Wellington locals and visitors are spoiled for choice when it comes to weekly markets. Every Friday and Saturday, from 5 p.m. until 11 p.m., Cuba Street is transformed into a multicultural street food and performance haven thanks to its iconic Wellington Night Market. If you’re in the city before the night looms, go take a quick peek at the Underground Markets – these are open every Saturday from 10 a.m. to 4 p.m. and bring and assortment of locally-produced arts, crafts and artisan goodies to the forefront.
This one’s great if you’re wanting a fun, casual place to chill out with friends or are looking for a unique date night idea. With more than 600 games on its shelves, Wellington’s Counter Culture Board Game Cafe and Bar is sure set to keep all visiting board game geeks entertained. There are discounts on gaming sessions if you order food or drinks and the venue is open until 10 p.m. most nights — or 11 p.m. if you come by on Thursday, Friday or Saturday.
Zealandia is a one-of-a-kind wildlife sanctuary that sets out to protect New Zealand’s endangered species as well as helping preserve Wellington’s rivers and forests. The fully enclosed reserve hosts regular nighttime tours, starting before or after dusk, that are limited to 12 people at a time. These will introduce visitors to a variety of resident nocturnal critters like the kiwi bird, glowworms, longfin eels and native tuatara.
Whether you’ve got kids in tow or you’re travelling with a group of like-minded animal lovers, spending the night at Wellington Zoo is going to be an absolute treat. Have some dinner before you arrive, and don’t forget to bring a sleeping bag and your camera — you’ll want to take some snaps of those critters before they ease into a peaceful slumber. Zoo Sleepover tours start at 7 p.m., and include breakfast in the morning as well as free admission to the zoo for those wanting to explore during daylight hours.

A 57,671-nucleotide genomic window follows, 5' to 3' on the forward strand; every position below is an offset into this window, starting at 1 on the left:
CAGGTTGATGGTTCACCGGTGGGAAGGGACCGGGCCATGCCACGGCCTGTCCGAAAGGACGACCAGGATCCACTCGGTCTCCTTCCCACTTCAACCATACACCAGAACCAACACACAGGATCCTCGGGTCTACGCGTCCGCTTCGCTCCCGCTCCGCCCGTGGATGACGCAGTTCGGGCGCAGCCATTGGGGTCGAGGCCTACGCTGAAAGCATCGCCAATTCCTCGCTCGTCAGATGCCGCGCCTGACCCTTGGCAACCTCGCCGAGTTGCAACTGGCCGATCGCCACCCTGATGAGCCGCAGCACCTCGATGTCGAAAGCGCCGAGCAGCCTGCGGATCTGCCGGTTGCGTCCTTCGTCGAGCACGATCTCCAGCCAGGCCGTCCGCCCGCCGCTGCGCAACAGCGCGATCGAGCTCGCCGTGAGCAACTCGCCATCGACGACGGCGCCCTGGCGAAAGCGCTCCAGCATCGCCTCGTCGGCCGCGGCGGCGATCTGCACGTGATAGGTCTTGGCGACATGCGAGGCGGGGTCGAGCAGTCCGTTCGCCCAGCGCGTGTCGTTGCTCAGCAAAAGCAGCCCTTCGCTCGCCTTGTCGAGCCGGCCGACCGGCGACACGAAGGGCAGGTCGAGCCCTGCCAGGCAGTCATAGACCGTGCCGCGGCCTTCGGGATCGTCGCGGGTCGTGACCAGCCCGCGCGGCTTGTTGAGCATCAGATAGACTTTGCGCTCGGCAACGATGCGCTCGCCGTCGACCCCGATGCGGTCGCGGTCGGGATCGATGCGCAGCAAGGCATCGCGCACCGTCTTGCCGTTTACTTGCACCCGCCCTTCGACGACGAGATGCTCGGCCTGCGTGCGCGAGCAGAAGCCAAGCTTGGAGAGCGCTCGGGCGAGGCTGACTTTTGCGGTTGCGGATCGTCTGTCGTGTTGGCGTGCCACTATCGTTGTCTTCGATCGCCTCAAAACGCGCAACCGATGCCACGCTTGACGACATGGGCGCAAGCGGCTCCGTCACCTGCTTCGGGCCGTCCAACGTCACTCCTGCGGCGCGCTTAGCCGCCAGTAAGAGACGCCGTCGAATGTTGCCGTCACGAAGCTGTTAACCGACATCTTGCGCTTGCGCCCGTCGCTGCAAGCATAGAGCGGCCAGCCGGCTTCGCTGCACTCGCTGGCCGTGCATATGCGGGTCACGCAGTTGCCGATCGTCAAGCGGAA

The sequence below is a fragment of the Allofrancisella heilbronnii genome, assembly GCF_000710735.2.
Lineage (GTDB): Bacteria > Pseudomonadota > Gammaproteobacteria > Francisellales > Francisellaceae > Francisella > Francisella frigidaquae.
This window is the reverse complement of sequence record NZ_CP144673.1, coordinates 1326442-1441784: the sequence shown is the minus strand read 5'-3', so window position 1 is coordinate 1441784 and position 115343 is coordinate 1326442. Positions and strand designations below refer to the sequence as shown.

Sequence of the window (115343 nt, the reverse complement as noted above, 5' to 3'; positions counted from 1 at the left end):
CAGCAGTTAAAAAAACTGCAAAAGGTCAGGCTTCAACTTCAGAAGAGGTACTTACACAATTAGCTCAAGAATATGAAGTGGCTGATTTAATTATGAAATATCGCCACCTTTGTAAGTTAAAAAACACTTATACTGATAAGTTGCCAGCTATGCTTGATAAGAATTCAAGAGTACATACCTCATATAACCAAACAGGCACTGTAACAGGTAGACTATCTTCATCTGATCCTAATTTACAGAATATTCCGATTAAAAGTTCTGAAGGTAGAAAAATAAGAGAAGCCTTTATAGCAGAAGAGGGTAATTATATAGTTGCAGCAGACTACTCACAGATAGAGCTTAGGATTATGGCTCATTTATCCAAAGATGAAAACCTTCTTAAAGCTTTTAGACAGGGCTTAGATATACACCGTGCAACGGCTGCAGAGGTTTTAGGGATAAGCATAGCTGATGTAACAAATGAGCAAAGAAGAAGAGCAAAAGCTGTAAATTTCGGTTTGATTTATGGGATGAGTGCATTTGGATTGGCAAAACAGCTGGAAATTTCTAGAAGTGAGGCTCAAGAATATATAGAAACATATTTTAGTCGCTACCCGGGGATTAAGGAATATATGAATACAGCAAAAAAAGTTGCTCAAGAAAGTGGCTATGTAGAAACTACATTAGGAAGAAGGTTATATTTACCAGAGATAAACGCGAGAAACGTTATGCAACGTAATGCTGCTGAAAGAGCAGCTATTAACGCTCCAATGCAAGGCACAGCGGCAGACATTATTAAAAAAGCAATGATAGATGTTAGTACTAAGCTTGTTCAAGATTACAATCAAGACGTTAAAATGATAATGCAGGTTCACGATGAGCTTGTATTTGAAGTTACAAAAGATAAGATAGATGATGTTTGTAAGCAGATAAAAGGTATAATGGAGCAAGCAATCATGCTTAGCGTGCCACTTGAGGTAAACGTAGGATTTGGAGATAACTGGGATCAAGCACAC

Head to Space Place’s Planetarium on a Tuesday, Friday or Saturday night to get the most out of its late-night starlit experiences. An ever-changing lineup of interactive shows, which typically run for approximately 45 minutes, means that no visit to the planetarium is quite like the next — though a live presentation of New Zealand’s night skies is always a given.
The great thing about the Botanic Gardens is that they’re open 24/7; what’s even better is that if you time your visit right, you might be able to spot the glowworms that hide among the verdant plants and flowering blooms. Otari-Wilton’s Bush is another popular place in Wellington to spot these luminescent creatures — keep an eye on local events listings to find out when the next guided tours are taking place.
If you love all things comedy, Wellington’s got a bit of everything: open-mic stand-up gigs, pun battles, improv, among many other humorous acts. Head to The Fringe Bar on a Wednesday night to watch the established and emerging comedians that hit the stages during its weekly The Medicine stand-up showcase. Local production company Scruffy Bunny Improv Theatre also has regular shows throughout the year, while the NZ International Comedy Festival brings an array of local and international acts to both Auckland and Wellington annually.
Wellington is traditionally the heart of all things cultural in New Zealand — it’s not uncommon to hear it being called the country’s culture capital. Theatre aficionados have quite a few choices at their fingertips: BATS Theatre is the go-to for contemporary New Zealand productions with an alternative flair; Circa hosts a wide range of local shows from musicals and dance to stand-up comedy and pantomime performances; St James Theatre is the ultimate venue for major international productions; and The Opera House hosts musicals, opera and the cabaret shows as well as being the home base for the NZ International Comedy Festival.
Theatre is not the only area in which the culture capital thrives. Local musical acts, emerging or establishing, grace the stages of many of the city’s bars, clubs and dedicated music venues. Hit up The Rogue and Vagabond for some live jazz, blues and rock and roll, or head to Valhalla to catch some up-and-coming New Zealand artists before they become world-famous.
Affectionately known by locals as The Cake Tin because of its unique bowl shape, the Westpac Stadium is where the avid sports fans head to support regional and national rugby, cricket and football teams. The iconic circular stadium also hosts an array of international concerts throughout the year, as well as local exhibitions and community events like the annual Beervana craft beer festival.